—  Scientific understanding of the relationship between an emissions-free economy and concentrations develops, so rates of C&C can evolve under periodic revision.

  3.  Presently, the global community continues to generate dangerous climate change faster than it organises to avoid it. The international diplomatic challenge is to reverse this. The purpose of C&C is to make this possible. It enables scenarios for safe climate to be calculated and shared by negotiation so that policies and measures can be internationally organised at rates that avoid dangerous global climate change.

  4.  GHG emissions have so far been closely correlated with economic performance (See Image Five). To date, this growth of economies and emissions has been mostly in the industrialised countries, creating recently a global pattern of increasingly uneconomic expansion and divergence [E&D], environmental imbalance and international insecurity (See Image Six).

  5.  The C&C answer to this is full-term and constitutional, rather than short-term and stochastic. It addresses inertial argument about "historic responsibilities' for rising concentrations recognising this as a development opportunity cost to newly industrialising countries. C&C enables an international pre-distribution of these tradable and therefore valuable future entitlements to emit GHGs to result from a rate of convergence that is deliberately accelerated relative to the global rate of contraction agreed.

  6.  The UK's Royal Commission on Environmental Pollution[17] and the German Advisory Council on Global Change[18] both make their recommendations to governments in terms of formal C&C. Many individual and institutional statements supporting C&C are now on record.[19, 20] The Africa Group of Nations formally proposed it to the UNFCCC in 1997.[21] It was agreed in principle at COP-3 Kyoto 1997. [22] C&C conforms to the requirements of the Byrd Hagel Resolution of the US Senate of that year[23] and the European Parliament passed a resolution in favour of C&C in 1998.[24]

  7.  This synthesis of C&C can redress the increasingly dangerous trend imbalances of global climate Change. Built on global rights, resource conservation and sustainable systems, a stable C&C system is now needed to guide the economy to a safe and equitable future for all. It builds on the gains and promises of the UN Convention[25] and establishes an approach that is compelling enough to galvanise urgent international support and action, with or without the Kyoto Protocol entering into force.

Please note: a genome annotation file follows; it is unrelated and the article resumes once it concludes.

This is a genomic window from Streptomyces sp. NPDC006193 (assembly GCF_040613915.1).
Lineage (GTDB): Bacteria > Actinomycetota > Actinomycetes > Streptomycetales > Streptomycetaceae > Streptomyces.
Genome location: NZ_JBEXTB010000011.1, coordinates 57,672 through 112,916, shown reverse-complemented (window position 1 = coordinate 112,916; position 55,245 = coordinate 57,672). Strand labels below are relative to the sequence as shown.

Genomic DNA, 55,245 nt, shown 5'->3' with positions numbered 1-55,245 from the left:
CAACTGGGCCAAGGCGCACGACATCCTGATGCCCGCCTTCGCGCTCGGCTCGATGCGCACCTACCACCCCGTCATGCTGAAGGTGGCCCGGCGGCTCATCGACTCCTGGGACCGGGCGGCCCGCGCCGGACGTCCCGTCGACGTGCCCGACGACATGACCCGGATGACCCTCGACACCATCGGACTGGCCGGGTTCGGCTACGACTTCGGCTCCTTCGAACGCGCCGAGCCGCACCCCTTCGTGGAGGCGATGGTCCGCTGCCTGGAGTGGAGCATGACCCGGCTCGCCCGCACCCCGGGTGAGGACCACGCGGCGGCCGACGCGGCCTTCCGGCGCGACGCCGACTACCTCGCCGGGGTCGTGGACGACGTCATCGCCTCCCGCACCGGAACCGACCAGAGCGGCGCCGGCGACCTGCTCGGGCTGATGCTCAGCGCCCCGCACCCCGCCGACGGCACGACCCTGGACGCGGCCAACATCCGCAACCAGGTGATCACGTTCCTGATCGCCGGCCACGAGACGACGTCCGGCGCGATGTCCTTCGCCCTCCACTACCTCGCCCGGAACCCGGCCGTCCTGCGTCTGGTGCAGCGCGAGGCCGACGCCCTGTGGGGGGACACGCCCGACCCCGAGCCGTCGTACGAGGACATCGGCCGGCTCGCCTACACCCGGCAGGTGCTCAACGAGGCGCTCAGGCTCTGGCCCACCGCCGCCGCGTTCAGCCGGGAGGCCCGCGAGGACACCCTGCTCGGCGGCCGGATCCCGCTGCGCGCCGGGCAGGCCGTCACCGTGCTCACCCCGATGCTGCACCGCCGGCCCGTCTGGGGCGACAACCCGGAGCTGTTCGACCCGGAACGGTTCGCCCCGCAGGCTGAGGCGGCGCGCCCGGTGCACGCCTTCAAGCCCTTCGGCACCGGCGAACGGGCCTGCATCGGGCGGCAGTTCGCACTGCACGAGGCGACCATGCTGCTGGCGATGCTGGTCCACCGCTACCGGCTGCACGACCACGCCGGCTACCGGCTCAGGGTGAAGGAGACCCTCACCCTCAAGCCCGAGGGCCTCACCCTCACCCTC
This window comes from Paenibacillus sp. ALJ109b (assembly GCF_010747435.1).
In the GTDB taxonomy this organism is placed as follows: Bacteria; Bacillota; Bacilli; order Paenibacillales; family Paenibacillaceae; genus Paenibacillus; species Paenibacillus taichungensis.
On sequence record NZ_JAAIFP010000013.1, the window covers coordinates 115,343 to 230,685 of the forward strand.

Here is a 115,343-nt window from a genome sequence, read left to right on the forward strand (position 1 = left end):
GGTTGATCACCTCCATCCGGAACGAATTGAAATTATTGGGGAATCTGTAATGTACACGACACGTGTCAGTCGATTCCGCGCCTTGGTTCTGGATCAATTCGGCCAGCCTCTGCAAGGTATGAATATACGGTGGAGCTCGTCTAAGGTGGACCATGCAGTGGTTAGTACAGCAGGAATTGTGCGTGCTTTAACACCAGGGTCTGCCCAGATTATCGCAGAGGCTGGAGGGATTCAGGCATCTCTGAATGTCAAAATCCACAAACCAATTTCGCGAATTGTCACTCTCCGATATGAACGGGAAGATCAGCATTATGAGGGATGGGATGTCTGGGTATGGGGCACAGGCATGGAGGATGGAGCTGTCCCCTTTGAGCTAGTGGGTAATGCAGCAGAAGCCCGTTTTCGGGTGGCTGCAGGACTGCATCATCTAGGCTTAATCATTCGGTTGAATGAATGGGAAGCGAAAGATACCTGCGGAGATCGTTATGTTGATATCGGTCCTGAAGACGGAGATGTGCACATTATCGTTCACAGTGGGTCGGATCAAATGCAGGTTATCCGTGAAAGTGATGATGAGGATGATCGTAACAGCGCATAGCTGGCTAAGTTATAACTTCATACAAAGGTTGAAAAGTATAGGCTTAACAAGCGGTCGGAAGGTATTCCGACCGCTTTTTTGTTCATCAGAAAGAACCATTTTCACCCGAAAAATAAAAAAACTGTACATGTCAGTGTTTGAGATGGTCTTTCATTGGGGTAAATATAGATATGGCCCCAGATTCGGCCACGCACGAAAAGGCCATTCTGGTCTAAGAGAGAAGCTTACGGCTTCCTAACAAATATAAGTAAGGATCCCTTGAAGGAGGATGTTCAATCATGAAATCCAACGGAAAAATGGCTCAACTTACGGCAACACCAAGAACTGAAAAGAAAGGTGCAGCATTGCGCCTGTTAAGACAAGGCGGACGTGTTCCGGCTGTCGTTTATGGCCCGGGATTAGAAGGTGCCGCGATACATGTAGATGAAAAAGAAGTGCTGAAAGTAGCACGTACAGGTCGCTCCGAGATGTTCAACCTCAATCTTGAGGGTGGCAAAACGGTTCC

[21] [appendix c p16]










  The charts in image five are stacked one above the other on the same horizontal time axis [1800-2200]. This helps to compare some of what is known about existing rates of system change with an underlying assumption in favour of a C&C arrangement being put in place.

  A new feature shown is the rate of economic damages from increasingly "unnatural disasters' (measured as "uninsured economic losses' by Munich Re) now rising at 7% per annum, twice the rate of global growth. Another is the devastating and worsening economic asymmetry of "Expansion and Divergence" (E&D). This shows a persistent pattern of increasingly dysfunctional economic growth. One third of population have 94% of global purchasing power and cause 90% of GHG pollution; ["debitors']. The other two thirds, live on less than 40% of the average global per capita income, have 6% of global purchasing power and a 10% share of GHG pollution; ["creditors'].

  To escape poverty, it is creditors who embody the greatest impulse for future economic growth and claim on future GHG emissions. But this group also has the greatest vulnerability to damages from climate changes.

  Most institutions now acknowledge that atmospheric GHG stabilization, "inevitably requires Contraction and Convergence". However, some responses to C&C, see it merely as "an outcome" of continued economic growth with only tentative acknowledgement of the damages and little comprehension of E&D.

  While C&C is not primarily about "re"-distribution, it is about a "pre"-distribution of future tradable and valuable permits to emit GHGs. Its purpose is to resolve the devastating economic and ecological imbalance of climate change. GCI's recommendation to policy-makers at the United Nations is for the adoption of C&C globally for ecological and economic recovery as soon as possible.

  A 3% per annum exponent in the path integral of growth is starkly asymmetric and unsustainable. Adhering to economic prognosis based on this is a measure of an increasingly dangerous economic "growth illusion".

  When climate damages are added, it is already clear that the growth is uneconomic. When damages are subtracted from this growth, it is clear that the growth is increasingly negative.

  Asymmetric and damaging growth is a recipe for conflict. The bottom-line is that there is no sustainable energy source that can realistically support this "Expansion and Divergence".

  "Contraction and Convergence" can help cope with the limits-to-growth and structure and stabilise the transition to an equilibrium-state based on resource conservation, global rights, renewable energy and ecological recovery.

previous page contents next page

House of Commons home page Parliament home page House of Lords home page search page enquiries index

© Parliamentary copyright 2005
Prepared 29 March 2005